If anyone is interested in an article I wrote on the subject ("Vibration control for better performance"), it can be found here.

Best regards,
Barry
www.soundkeeperrecordings.com
www.barrydiamentaudio.com

Stephen Scharf
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Re: Seriously good isolation for your system; no expensive high-

Barry,
Thanks for coming on over to Stereophile and posting a link to your article.

Here's another tidbit that I am sure will not surprise you.

I had to remove by power amp from it's setup because the inner tube had gone flat from air leaking out over time. After re-inflating it and placing it back under the board, I put the Premier 11A back on the board w/o the "roller blocks" and listened for a bit (approx 30 min). It sounded good, but not as good as I was used to. I then reinstalled my homemade version of your Hip Joints (TM) aka homemade roller blocks, the sound once again opened up and got better in pretty much every respect we've been discussing on Steve's forum. Basically, improvements across the board (no pun intended!)

bdiament
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Re: Seriously good isolation for your system; no expensive high-

Hi Stephen,


Quote:
Barry,
Thanks for coming on over to Stereophile and posting a link to your article.

Here's another tidbit that I am sure will not surprise you.

I had to remove by power amp from it's setup because the inner tube had gone flat from air leaking out over time. After re-inflating it and placing it back under the board, I put the Premier 11A back on the board w/o the "roller blocks" and listened for a bit (approx 30 min). It sounded good, but not as good as I was used to. I then reinstalled my homemade version of your Hip Joints (TM) aka homemade roller blocks, the sound once again opened up and got better in pretty much every respect we've been discussing on Steve's forum. Basically, improvements across the board (no pun intended!)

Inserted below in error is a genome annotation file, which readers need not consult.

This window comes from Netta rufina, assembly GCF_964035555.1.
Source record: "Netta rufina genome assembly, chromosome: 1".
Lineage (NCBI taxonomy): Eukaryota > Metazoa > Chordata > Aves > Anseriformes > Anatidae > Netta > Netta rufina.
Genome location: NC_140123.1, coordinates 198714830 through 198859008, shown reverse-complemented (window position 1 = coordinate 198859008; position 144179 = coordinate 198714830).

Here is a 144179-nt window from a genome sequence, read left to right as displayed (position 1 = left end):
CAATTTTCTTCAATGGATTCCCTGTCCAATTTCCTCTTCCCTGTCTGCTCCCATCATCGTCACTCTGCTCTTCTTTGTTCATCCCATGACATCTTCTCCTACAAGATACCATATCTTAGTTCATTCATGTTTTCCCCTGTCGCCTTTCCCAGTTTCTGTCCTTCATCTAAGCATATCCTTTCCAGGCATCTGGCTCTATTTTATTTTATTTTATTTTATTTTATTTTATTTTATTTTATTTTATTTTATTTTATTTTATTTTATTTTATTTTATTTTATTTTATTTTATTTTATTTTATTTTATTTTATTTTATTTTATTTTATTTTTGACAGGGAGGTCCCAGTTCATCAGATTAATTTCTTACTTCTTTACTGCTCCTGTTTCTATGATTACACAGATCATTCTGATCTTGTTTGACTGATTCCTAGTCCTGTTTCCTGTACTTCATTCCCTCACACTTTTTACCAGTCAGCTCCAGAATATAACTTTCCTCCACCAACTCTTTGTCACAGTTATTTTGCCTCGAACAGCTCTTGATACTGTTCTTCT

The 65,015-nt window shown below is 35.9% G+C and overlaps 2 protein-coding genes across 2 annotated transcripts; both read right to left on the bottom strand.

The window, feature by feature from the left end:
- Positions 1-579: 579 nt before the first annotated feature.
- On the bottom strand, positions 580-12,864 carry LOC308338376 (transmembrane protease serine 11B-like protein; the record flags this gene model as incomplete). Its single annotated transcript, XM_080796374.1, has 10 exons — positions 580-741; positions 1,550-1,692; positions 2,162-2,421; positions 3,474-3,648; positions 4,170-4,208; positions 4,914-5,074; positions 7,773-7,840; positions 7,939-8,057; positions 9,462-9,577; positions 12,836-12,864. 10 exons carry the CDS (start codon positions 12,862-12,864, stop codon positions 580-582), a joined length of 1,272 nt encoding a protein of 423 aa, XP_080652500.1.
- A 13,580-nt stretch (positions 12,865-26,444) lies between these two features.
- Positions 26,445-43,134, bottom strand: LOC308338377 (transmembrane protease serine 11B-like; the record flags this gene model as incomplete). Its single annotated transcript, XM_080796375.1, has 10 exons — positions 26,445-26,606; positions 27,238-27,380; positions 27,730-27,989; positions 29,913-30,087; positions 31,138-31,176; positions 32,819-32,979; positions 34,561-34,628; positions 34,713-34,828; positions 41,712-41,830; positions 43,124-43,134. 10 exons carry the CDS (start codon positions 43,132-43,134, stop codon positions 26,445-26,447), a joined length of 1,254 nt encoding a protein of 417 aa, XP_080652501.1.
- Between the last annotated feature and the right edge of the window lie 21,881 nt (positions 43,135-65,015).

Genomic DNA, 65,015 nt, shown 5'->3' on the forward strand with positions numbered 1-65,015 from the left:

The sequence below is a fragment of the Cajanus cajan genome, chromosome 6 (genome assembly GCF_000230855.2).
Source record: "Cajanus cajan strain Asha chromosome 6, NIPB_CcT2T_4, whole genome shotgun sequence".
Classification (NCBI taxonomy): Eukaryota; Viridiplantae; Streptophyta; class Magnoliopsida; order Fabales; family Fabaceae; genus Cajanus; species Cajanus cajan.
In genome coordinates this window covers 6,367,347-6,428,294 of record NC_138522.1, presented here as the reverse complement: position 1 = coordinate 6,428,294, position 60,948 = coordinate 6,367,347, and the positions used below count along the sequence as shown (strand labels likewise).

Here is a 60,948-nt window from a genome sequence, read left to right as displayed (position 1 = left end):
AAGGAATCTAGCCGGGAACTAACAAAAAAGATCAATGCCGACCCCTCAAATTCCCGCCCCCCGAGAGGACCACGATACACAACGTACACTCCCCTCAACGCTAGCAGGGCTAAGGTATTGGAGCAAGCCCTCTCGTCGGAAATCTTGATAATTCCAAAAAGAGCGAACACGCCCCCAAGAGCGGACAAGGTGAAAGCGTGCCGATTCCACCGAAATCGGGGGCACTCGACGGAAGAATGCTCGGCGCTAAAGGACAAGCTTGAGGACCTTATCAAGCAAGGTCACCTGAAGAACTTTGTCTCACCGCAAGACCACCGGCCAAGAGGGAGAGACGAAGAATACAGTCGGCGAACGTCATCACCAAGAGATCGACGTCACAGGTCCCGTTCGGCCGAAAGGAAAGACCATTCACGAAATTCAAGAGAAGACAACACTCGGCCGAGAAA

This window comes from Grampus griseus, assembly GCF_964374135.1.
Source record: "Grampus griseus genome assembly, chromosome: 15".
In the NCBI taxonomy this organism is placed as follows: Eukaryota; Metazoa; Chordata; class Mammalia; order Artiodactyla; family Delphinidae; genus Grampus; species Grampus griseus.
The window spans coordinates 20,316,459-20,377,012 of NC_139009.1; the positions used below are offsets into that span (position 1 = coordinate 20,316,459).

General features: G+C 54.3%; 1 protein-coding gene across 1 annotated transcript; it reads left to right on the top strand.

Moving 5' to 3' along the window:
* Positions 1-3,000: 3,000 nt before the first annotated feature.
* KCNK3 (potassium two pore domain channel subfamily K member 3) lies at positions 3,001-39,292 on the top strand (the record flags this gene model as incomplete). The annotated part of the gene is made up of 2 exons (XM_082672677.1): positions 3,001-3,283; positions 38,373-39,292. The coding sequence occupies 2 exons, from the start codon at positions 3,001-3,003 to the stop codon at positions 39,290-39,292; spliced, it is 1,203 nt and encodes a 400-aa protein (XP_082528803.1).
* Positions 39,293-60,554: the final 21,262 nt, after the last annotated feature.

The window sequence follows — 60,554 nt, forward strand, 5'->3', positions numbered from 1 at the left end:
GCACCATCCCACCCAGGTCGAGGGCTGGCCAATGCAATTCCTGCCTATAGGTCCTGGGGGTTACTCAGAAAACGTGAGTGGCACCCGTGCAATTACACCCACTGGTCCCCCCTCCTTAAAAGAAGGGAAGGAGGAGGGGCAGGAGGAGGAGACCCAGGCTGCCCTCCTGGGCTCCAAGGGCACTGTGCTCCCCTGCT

In my experience, air bearings do require periodic adjustment in the amount of air. My Enjoyyourshelf

Stephen Scharf
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Quote:
Hi Stephen,
<SNIP>

The combination of air bearings (for vertical isolation) and roller bearings (for horizontal and rotational isolation) really do make for some wonderful performance improvements, don't they? At this point, I can't imagine my gear not "floating".

Best regards,
Barry

Boy, I'll say. I can't imagine not having my gear "floating", either. Far as I am concerned, if you're not listening to gear set up this way, you are not hearing how the gear really sounds.

Jan Vigne
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Re: Seriously good isolation for your system; no expensive high-